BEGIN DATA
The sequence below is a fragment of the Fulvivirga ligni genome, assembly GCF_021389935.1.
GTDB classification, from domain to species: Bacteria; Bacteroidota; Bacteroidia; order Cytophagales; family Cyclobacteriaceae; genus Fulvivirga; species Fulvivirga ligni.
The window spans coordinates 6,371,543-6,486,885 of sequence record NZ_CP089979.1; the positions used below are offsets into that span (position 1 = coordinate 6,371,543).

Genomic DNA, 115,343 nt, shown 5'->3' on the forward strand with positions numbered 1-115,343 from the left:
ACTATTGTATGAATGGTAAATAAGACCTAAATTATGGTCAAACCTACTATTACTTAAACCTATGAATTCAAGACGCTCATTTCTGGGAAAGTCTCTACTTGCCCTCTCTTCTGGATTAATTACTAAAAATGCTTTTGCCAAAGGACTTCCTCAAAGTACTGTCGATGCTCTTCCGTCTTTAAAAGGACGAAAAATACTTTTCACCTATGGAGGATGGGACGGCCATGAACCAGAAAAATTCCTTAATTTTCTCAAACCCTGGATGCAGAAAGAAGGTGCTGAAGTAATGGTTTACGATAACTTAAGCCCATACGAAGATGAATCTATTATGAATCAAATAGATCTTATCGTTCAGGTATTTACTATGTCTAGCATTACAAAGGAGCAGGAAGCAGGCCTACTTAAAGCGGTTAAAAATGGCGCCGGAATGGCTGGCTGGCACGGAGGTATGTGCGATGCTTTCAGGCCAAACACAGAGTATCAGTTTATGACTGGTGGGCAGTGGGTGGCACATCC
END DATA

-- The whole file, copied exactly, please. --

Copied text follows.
The sequence below is a fragment of the Fulvivirga ligni genome, assembly GCF_021389935.1.
GTDB classification, from domain to species: Bacteria; Bacteroidota; Bacteroidia; order Cytophagales; family Cyclobacteriaceae; genus Fulvivirga; species Fulvivirga ligni.
The window spans coordinates 6,371,543-6,486,885 of sequence record NZ_CP089979.1; the positions used below are offsets into that span (position 1 = coordinate 6,371,543).

Genomic DNA, 115,343 nt, shown 5'->3' on the forward strand with positions numbered 1-115,343 from the left:
ACTATTGTATGAATGGTAAATAAGACCTAAATTATGGTCAAACCTACTATTACTTAAACCTATGAATTCAAGACGCTCATTTCTGGGAAAGTCTCTACTTGCCCTCTCTTCTGGATTAATTACTAAAAATGCTTTTGCCAAAGGACTTCCTCAAAGTACTGTCGATGCTCTTCCGTCTTTAAAAGGACGAAAAATACTTTTCACCTATGGAGGATGGGACGGCCATGAACCAGAAAAATTCCTTAATTTTCTCAAACCCTGGATGCAGAAAGAAGGTGCTGAAGTAATGGTTTACGATAACTTAAGCCCATACGAAGATGAATCTATTATGAATCAAATAGATCTTATCGTTCAGGTATTTACTATGTCTAGCATTACAAAGGAGCAGGAAGCAGGCCTACTTAAAGCGGTTAAAAATGGCGCCGGAATGGCTGGCTGGCACGGAGGTATGTGCGATGCTTTCAGGCCAAACACAGAGTATCAGTTTATGACTGGTGGGCAGTGGGTGGCACATCC